By LOU WILIN
STAFF WRITER

His bill to improve broadband access in rural areas became law, but U.S. Rep. Bob Latta, R-Bowling Green, keeps championing further improvements.

Latta, whose 5th District covers much of northwest Ohio including Hancock County, recently hosted a discussion in Defiance with a member of the Federal Communications Commission on efforts to expand broadband access.

The Latta-authored Precision Agriculture Connectivity Act, which was signed into law in December, enables farms to use the latest technology. It also benefits children doing homework and businesses needing connectivity to compete.

Latta is the Republican leader on the House Subcommittee on Communications and Technology.

In that role, he also is working to reduce people’s interruptions from unwanted robo-calls. Besides fighting the nuisances, other work by Latta on the subcommittee has national security ramifications, he said in an interview Friday at The Courier.

The U.S. and China are in a race to become the dominant player in the next generation of wireless network technology, 5G. 5G will provide speedier connections and allow more technology advances.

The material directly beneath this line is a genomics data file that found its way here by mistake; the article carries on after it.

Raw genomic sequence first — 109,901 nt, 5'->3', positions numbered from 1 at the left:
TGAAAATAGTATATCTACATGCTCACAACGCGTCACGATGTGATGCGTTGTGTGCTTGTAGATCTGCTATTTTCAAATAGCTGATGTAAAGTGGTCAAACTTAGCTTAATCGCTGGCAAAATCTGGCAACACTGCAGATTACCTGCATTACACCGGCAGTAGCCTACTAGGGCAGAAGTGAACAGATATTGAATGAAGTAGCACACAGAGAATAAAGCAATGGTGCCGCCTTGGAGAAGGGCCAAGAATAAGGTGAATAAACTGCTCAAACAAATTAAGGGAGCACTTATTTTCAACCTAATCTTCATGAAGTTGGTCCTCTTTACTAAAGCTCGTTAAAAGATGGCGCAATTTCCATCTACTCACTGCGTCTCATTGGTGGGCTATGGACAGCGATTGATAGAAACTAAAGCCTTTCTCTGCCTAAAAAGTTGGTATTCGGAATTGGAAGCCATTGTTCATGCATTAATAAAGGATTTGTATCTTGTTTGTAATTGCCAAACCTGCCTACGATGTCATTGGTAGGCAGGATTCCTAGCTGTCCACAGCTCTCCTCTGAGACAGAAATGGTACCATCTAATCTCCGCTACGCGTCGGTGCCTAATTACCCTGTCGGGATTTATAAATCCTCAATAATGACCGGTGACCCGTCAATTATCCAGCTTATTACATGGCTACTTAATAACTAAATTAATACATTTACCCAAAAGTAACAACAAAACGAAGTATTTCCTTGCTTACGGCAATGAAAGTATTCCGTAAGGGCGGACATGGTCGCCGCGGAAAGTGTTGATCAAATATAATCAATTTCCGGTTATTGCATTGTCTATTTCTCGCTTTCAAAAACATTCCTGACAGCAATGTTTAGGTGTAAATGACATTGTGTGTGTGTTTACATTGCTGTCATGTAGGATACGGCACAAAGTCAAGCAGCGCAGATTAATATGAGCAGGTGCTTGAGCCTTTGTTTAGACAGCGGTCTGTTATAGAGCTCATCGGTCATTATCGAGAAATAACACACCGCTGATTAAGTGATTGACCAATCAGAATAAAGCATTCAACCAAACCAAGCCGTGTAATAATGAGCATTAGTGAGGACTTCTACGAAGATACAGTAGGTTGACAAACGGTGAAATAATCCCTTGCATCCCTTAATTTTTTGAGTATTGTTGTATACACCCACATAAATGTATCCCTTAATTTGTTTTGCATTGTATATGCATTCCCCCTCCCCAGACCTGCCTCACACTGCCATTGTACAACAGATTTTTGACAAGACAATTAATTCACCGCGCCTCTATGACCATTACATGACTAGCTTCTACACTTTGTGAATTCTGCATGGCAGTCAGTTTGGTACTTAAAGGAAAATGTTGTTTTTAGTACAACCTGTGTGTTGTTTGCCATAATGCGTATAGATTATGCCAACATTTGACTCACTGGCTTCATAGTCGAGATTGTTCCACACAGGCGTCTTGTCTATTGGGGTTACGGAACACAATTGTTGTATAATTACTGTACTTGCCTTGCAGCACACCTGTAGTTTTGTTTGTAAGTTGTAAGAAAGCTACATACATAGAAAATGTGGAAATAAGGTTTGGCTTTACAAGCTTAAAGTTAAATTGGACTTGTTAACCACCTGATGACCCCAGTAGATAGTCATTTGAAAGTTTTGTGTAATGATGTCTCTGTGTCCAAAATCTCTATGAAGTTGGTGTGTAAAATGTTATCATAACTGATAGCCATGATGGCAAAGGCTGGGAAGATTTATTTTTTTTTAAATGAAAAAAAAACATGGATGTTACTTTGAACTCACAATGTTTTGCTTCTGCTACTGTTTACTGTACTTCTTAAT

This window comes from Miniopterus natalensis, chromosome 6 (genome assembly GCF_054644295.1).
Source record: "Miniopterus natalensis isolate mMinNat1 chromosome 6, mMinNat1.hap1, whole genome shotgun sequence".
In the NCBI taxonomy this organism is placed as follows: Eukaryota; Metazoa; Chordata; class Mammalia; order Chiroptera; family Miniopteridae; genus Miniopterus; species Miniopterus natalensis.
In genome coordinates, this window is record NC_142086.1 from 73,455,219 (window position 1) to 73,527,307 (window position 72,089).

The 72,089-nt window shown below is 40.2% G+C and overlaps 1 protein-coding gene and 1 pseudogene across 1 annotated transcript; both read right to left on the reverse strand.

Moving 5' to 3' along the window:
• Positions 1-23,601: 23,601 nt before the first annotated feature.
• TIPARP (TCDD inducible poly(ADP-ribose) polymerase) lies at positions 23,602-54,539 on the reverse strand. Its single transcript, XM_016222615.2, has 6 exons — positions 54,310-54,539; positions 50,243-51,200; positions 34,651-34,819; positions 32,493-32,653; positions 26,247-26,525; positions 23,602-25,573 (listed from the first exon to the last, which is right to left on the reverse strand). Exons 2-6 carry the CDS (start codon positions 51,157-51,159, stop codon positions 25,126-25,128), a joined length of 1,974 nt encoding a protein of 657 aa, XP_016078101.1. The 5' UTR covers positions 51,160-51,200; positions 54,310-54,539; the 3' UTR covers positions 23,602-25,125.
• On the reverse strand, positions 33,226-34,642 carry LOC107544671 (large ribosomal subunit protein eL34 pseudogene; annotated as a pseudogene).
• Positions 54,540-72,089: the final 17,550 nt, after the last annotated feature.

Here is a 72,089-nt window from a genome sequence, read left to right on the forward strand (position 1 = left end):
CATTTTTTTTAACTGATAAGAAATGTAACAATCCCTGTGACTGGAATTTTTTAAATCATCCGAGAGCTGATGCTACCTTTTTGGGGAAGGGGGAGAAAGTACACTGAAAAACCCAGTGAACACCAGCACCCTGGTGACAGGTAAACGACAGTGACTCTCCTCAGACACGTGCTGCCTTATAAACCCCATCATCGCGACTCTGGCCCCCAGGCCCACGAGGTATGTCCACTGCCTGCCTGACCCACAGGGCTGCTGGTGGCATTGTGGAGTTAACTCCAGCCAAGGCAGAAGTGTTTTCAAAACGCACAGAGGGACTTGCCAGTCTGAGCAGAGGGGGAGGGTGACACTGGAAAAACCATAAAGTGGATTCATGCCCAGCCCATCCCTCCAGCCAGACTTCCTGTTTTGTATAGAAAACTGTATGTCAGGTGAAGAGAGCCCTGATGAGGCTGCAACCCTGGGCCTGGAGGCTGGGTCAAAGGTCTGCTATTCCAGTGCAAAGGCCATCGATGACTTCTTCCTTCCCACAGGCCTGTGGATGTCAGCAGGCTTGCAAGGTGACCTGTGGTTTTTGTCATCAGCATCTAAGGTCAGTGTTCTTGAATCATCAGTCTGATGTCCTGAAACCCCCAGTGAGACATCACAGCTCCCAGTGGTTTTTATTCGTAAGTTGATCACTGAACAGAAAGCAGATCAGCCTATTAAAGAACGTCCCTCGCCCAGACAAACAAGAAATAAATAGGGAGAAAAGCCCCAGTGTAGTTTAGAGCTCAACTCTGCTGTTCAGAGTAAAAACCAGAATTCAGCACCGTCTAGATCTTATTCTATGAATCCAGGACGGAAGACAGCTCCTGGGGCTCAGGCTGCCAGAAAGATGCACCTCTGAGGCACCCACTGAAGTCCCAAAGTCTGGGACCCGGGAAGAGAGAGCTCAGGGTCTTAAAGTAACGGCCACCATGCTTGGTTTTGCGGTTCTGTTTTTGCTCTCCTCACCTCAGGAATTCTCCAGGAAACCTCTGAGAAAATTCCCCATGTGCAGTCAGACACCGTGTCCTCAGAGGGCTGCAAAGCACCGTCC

China’s ambitions rival the United States’ to become the dominant global player in technology.

“I’m still being told that we’re still ahead,” Latta said, but the U.S. must remain focused on the technology’s development.

“You want to make sure your technology is out there. You don’t want to be using somebody else’s technologies,” he said. “They might be able to do something to your system.”

Latta and other lawmakers have an important role in the race: “You want to make sure you have the laws and the regulations on the books in the right way so (technology companies) can be out there deploying.

“It’s really making sure the United States is on the forefront of this,” Latta said. “We want our technology to be the one that we’re deploying, not somebody else’s technology.”

Latta, a Republican, said it has been interesting watching Democrats since they gained a majority of the seats in the U.S. House. While some Democrats are pushing for Medicare for All legislation, others within their party find it scary because it would be expensive and unpopular, he said.

He predicted Democrats will push some Medicare legislation through the House, only to have it die in the Republican-controlled Senate.

“It will just go to appeal to their base,” Latta said. “They can just mark the box, ‘Did it.'”

Latta said Medicare for All would be too expensive. When Democrat Bernie Sanders was touting Medicare for All in the 2016 presidential election, even people in his own party estimated the cost at $32 to $33 trillion, Latta said.

“There’s not enough money out there,” he said.

That’s not the only expensive Democratic proposal being floated. The Green New Deal to address climate change and economic inequality would cost each American family $600,000 over 10 years, Latta said.

Wilin: 419-427-8413 Send an E-mail to Lou Wilin

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